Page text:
During each Sunday of Lent, our pastor asked someone from the congregation to share a story from their personal journey that related to the scripture for that week. She asked me to share the week we read about Nicodemus: a man who couldn’t seem to get a straightforward answer to the questions he asked Jesus. Below is a modified version of what I shared.
It’s always been confounding to me that we would call the day that commemorates the death of Jesus “Good Friday“. I understand that there were many good things that followed, but on Good Friday no one knew that those things were coming. They were living in a reality where their worst fears had been realized and their prayers hadn’t been answered.
I know this reality. Read More →
I think we all have a little bit of whiplash. It was just yesterday that I heard the news that World Vision would be changing their policy to sanction the hiring of married Christians, regardless of whether those marriages were heterosexual or homosexual.
While the news itself was a surprise, the response was not. Progressive Christians everywhere rejoiced. Conservative Christians everywhere objected. Some conservative Christians were so upset by the change that they decided to boycott World Vision, including the cancelling of more than 2,000 child sponsorships. In response, progressives rallied to raise funds to help diminish the impact of the boycott. Read More →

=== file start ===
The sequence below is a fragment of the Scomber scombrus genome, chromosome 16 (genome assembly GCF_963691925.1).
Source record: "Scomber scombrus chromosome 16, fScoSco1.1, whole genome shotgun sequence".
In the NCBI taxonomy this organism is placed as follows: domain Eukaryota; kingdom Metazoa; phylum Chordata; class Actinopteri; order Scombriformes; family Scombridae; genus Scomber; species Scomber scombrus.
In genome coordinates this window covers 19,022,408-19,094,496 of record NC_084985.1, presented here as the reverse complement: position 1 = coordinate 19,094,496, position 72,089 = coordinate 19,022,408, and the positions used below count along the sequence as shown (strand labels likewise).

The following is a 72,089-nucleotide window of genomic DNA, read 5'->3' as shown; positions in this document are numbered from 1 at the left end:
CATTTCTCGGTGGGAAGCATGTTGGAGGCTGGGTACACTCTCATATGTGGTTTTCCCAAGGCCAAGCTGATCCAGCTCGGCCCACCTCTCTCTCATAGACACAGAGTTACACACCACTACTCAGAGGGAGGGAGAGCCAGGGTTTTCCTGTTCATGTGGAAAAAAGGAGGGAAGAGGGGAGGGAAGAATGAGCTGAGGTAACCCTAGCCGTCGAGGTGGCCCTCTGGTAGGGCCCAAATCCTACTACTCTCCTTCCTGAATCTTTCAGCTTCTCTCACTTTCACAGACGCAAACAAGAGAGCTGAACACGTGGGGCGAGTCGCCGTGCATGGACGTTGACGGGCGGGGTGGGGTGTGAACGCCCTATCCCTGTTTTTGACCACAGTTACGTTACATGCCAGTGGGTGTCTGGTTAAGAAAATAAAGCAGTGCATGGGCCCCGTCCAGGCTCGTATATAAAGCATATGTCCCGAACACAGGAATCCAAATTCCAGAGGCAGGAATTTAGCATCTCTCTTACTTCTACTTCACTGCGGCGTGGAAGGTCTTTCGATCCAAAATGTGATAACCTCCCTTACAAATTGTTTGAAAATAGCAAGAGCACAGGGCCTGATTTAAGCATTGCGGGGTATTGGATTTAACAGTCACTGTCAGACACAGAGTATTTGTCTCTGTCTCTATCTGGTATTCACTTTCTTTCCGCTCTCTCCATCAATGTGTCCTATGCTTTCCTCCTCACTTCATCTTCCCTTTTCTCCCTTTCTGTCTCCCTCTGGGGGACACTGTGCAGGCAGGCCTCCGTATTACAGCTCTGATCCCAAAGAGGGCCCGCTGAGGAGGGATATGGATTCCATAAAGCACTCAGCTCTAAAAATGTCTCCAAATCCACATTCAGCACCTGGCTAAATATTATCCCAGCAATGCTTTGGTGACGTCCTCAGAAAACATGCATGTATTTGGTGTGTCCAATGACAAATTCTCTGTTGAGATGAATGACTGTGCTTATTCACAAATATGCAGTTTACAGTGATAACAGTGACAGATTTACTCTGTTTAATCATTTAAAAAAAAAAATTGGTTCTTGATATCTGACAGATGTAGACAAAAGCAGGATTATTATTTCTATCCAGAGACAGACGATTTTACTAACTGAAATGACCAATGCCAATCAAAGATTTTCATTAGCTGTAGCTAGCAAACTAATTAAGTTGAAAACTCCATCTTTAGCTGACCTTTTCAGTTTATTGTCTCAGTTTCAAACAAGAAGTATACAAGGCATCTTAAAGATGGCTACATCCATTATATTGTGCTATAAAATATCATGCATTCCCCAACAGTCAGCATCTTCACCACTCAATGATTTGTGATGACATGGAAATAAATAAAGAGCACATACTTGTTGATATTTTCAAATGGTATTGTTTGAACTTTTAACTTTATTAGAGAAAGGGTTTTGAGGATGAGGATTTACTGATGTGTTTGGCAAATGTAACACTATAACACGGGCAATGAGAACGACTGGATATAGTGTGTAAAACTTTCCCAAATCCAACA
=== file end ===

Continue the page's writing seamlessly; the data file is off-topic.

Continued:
On Wednesday, Fred Phelps, founder of the notorious Westboro Baptist Church, passed away. While Westboro Baptist Church was made famous by their message of hate, I believe Fred Phelps and his clan have been one of the greatest driving forces of unity in mainstream Christian culture. Read More →
I want to thank everyone who read my posts last week. I am especially thankful for those who offered words of encouragement or gentle disagreement. It has taken me a long time to be honest about my beliefs, and I know I’m not alone in this. There will always be a few people who seem fearless with their opinions, but the rest of us tend to be wary of opening ourselves up to criticism. I prefer to put on my Facebook Face, and show the world a recipe for organic kale chips (even though we’ve eaten pizza three times this week), and a picture of the kids taken at an artistic angle (because that’s the only point of view where you can’t see the piles of unfolded laundry.) Read More →
The views expressed here are my own, and are not necessarily those of my family or friends. This is part two of a two-part series in response to the ongoing conversations at Eastern Mennonite University and Mennonite Church USA about how to live with our LGBTQ brothers and sisters.
Dear Conservative Christians,
I am speaking as someone who understands that you see changes in the church’s acceptance of homosexuality and believe that they reflect a weakening of regard for the authority of God’s Word. I know how important this is to you, and I know you are trying to do the right thing.
I am speaking as someone who believed, until a few short years ago, that the practice of homosexuality was wrong. I am speaking as someone who changed my mind. Let me be clear: I am not trying to persuade you of anything. I only want you to understand me. Read More →